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iOS 11's SOS Feature Allows You to Temporarily Disable Touch ID and Require Passcode

In iOS 11, Apple has added an "Emergency SOS" feature that's designed to give users a quick and easy way to summon emergency services should the need arise. As it turns out, there's a secondary benefit to Emergency SOS - it's also a way to quickly and discreetly disable Touch ID.

Emergency SOS is activated by pressing on the sleep/wake button of an iPhone five times in rapid succession. When the requisite number of presses is complete, it brings up a screen that offers buttons to power off the iPhone, bring up your Medical ID (if filled out) and make an emergency 911 call.


Along with these options, there's also a cancel button. If you hit the sleep/wake button five times and then hit cancel, it disables Touch ID and requires a passcode before Touch ID can be re-enabled. Touch ID is also disabled if you actually make an emergency call.

This is a handy hidden feature because it allows Touch ID to be disabled discreetly in situations where someone might be able to force a phone to be unlocked with a fingerprint, such as a robbery or an arrest. With Touch ID disabled in this way, there is no way to physically unlock an iPhone with a finger without the device's passcode.

It's also worth noting that there's no real way to tell that Touch ID has been disabled in this manner. Once you hit the sleep/wake button and then tap cancel, it's locked in the same way and with the same message that the iPhone uses when it's been more than 48 hours since a device was last unlocked with a fingerprint.

Apple's Emergency SOS feature will be available on all iPhones that run iOS 11. Along with disabling Touch ID, SOS can also be used to summon emergency services and alert your emergency contacts when an accident occurs.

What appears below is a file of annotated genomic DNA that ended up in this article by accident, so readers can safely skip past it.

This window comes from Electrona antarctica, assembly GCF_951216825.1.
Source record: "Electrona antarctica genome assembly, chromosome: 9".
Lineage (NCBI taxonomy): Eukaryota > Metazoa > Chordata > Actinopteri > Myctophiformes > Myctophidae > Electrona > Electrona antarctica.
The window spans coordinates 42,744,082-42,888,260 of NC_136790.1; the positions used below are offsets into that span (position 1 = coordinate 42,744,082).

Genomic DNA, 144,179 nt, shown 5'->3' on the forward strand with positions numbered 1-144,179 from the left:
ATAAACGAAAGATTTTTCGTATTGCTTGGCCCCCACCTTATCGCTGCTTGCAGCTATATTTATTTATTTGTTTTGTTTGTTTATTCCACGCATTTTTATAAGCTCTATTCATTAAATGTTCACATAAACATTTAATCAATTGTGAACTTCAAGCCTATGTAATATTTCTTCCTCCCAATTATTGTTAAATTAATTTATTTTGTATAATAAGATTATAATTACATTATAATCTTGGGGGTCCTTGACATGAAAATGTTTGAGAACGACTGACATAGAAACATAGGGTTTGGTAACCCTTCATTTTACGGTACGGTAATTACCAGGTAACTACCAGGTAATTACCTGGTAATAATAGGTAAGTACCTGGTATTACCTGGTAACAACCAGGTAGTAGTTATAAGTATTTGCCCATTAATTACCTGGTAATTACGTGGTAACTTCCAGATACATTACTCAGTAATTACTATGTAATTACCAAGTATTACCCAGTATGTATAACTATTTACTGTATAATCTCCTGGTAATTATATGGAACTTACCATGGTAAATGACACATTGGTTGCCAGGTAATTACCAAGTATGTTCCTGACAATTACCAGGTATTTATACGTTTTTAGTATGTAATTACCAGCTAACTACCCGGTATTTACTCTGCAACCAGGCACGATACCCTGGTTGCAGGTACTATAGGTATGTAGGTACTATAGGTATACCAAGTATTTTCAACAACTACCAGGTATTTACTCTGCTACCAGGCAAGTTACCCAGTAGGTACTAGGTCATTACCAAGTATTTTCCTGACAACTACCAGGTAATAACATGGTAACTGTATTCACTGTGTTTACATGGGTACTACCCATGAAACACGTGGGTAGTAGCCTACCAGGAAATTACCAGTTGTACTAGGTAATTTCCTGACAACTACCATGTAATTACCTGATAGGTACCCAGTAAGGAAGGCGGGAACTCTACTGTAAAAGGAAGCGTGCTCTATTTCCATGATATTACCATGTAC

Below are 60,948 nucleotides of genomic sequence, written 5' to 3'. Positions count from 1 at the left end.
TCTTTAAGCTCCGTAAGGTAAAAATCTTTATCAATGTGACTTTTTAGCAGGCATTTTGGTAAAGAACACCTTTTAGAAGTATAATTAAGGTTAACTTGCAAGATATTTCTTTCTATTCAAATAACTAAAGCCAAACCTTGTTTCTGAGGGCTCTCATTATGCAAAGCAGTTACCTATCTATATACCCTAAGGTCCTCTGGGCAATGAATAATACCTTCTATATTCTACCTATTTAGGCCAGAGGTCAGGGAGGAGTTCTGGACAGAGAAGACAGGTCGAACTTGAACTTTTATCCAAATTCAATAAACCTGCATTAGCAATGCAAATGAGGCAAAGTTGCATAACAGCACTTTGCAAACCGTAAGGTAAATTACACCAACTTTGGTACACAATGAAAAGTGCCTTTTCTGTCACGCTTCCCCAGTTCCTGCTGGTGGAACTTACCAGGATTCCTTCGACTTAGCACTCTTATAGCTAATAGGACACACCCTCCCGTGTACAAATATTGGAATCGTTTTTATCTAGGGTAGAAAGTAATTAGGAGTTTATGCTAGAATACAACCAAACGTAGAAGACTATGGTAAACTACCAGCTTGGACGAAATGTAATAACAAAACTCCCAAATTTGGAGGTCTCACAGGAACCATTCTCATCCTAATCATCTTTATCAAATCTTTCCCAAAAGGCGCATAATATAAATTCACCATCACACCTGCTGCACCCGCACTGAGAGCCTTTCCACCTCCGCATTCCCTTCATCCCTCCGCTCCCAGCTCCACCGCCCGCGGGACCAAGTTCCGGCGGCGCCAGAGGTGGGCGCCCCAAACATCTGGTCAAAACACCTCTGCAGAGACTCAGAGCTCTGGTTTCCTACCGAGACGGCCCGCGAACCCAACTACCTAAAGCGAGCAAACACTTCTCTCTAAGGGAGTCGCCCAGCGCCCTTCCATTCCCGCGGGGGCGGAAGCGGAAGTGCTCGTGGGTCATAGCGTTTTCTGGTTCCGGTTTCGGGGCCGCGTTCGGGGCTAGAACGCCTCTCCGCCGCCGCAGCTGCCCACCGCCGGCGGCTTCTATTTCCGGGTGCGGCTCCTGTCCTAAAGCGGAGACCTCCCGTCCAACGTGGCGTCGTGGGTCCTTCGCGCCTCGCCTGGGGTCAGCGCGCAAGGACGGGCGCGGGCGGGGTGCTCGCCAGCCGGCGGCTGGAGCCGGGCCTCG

iOS 11 is available to developers and public beta testers at the current time and will be released to the public in September alongside new iPhones.

Related Roundup: iOS 11


Top Rated Comments

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9 months ago
not that i plan on getting arrested any time soon, but good to know you can disable touch id. with the courts having ruled the police can compel a finger print but not you to give your passcode, it's a level of privacy that i like to see in there.
Rating: 20 Votes
9 months ago

This is a great idea, but why pressing 5 times?
Surely 3 times would have been more than sufficient while making this action quicker and ultimately more usable.

in an emergency situation, believe me, you dont count, you will press that button 10 times in 3-4 seconds
So this is great 5 times allows us not to bring this by mistake
Rating: 20 Votes
9 months ago
keeps the cops out :cool:
Rating: 18 Votes
9 months ago

This is a great idea, but why pressing 5 times?
Surely 3 times would have been more than sufficient while making this action quicker and ultimately more usable.


I think the five times is to prevent any inadvertent actions. It's a rather fast Motion pressing five times to toggle the function if you think about it.
Rating: 14 Votes
9 months ago
ZERO people will recall this feature exists, or how to activate it, when a situation arises. Utterly convoluted.
Rating: 12 Votes
9 months ago
This is a great idea, but why pressing 5 times?
Surely 3 times would have been more than sufficient while making this action quicker and ultimately more usable.
Rating: 12 Votes
9 months ago
A further innovation into discrete privacy. I like it.
Rating: 11 Votes
9 months ago
Apple isn't advertising it as such, but I think they did this to prevent law enforcement from forcing you to unlock with your finger (which they can do). They cannot, however, force you to give them your password.
Rating: 10 Votes
9 months ago
I freaking love you Apple...
Rating: 8 Votes
9 months ago

3 taps is already an established function (reverse color) in iOS. Also, I accidentally do that function all the time when trying to do a double-tap, so it's a bad idea for emergencies.

We’re talking about the power button, not your home button.
Rating: 7 Votes

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